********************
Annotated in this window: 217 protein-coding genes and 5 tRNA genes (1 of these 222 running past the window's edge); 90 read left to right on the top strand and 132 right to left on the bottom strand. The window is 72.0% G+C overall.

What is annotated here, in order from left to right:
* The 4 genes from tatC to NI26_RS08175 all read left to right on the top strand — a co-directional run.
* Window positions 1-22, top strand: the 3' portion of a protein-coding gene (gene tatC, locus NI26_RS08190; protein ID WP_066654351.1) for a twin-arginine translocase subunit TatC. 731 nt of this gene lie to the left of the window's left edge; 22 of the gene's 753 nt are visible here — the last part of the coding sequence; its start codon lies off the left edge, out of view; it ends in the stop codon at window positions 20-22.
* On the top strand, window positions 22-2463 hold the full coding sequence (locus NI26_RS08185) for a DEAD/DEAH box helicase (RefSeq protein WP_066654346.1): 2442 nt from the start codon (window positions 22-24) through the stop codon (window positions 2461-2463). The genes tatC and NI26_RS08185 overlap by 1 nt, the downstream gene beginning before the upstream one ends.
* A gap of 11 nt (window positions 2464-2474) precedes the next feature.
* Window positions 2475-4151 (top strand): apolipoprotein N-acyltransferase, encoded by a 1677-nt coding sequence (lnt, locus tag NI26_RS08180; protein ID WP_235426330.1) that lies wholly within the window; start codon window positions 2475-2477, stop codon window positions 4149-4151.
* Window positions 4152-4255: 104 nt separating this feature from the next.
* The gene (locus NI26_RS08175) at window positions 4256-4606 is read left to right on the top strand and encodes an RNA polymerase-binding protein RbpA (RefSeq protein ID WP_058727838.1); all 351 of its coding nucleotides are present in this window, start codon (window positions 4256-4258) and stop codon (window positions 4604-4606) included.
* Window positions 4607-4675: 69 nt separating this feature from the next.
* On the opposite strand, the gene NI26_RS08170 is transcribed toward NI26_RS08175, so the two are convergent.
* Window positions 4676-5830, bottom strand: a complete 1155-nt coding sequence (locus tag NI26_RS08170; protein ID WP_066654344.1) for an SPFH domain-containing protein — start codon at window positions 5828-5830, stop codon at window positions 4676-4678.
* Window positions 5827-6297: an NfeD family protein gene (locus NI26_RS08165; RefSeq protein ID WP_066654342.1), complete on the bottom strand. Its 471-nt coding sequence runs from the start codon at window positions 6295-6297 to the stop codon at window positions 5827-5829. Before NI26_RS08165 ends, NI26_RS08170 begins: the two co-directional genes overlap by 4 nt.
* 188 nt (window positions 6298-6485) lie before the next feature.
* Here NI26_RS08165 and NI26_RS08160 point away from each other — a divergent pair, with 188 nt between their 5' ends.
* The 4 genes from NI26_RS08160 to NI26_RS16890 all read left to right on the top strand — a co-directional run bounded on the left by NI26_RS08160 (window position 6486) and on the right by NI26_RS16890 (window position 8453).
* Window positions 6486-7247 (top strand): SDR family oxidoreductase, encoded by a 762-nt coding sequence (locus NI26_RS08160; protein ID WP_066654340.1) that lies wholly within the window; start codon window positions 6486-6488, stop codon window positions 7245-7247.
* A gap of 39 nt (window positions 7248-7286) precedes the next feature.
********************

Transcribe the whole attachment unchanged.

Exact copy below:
Annotated in this window: 217 protein-coding genes and 5 tRNA genes (1 of these 222 running past the window's edge); 90 read left to right on the top strand and 132 right to left on the bottom strand. The window is 72.0% G+C overall.

What is annotated here, in order from left to right:
* The 4 genes from tatC to NI26_RS08175 all read left to right on the top strand — a co-directional run.
* Window positions 1-22, top strand: the 3' portion of a protein-coding gene (gene tatC, locus NI26_RS08190; protein ID WP_066654351.1) for a twin-arginine translocase subunit TatC. 731 nt of this gene lie to the left of the window's left edge; 22 of the gene's 753 nt are visible here — the last part of the coding sequence; its start codon lies off the left edge, out of view; it ends in the stop codon at window positions 20-22.
* On the top strand, window positions 22-2463 hold the full coding sequence (locus NI26_RS08185) for a DEAD/DEAH box helicase (RefSeq protein WP_066654346.1): 2442 nt from the start codon (window positions 22-24) through the stop codon (window positions 2461-2463). The genes tatC and NI26_RS08185 overlap by 1 nt, the downstream gene beginning before the upstream one ends.
* A gap of 11 nt (window positions 2464-2474) precedes the next feature.
* Window positions 2475-4151 (top strand): apolipoprotein N-acyltransferase, encoded by a 1677-nt coding sequence (lnt, locus tag NI26_RS08180; protein ID WP_235426330.1) that lies wholly within the window; start codon window positions 2475-2477, stop codon window positions 4149-4151.
* Window positions 4152-4255: 104 nt separating this feature from the next.
* The gene (locus NI26_RS08175) at window positions 4256-4606 is read left to right on the top strand and encodes an RNA polymerase-binding protein RbpA (RefSeq protein ID WP_058727838.1); all 351 of its coding nucleotides are present in this window, start codon (window positions 4256-4258) and stop codon (window positions 4604-4606) included.
* Window positions 4607-4675: 69 nt separating this feature from the next.
* On the opposite strand, the gene NI26_RS08170 is transcribed toward NI26_RS08175, so the two are convergent.
* Window positions 4676-5830, bottom strand: a complete 1155-nt coding sequence (locus tag NI26_RS08170; protein ID WP_066654344.1) for an SPFH domain-containing protein — start codon at window positions 5828-5830, stop codon at window positions 4676-4678.
* Window positions 5827-6297: an NfeD family protein gene (locus NI26_RS08165; RefSeq protein ID WP_066654342.1), complete on the bottom strand. Its 471-nt coding sequence runs from the start codon at window positions 6295-6297 to the stop codon at window positions 5827-5829. Before NI26_RS08165 ends, NI26_RS08170 begins: the two co-directional genes overlap by 4 nt.
* 188 nt (window positions 6298-6485) lie before the next feature.
* Here NI26_RS08165 and NI26_RS08160 point away from each other — a divergent pair, with 188 nt between their 5' ends.
* The 4 genes from NI26_RS08160 to NI26_RS16890 all read left to right on the top strand — a co-directional run bounded on the left by NI26_RS08160 (window position 6486) and on the right by NI26_RS16890 (window position 8453).
* Window positions 6486-7247 (top strand): SDR family oxidoreductase, encoded by a 762-nt coding sequence (locus NI26_RS08160; protein ID WP_066654340.1) that lies wholly within the window; start codon window positions 6486-6488, stop codon window positions 7245-7247.
* A gap of 39 nt (window positions 7248-7286) precedes the next feature.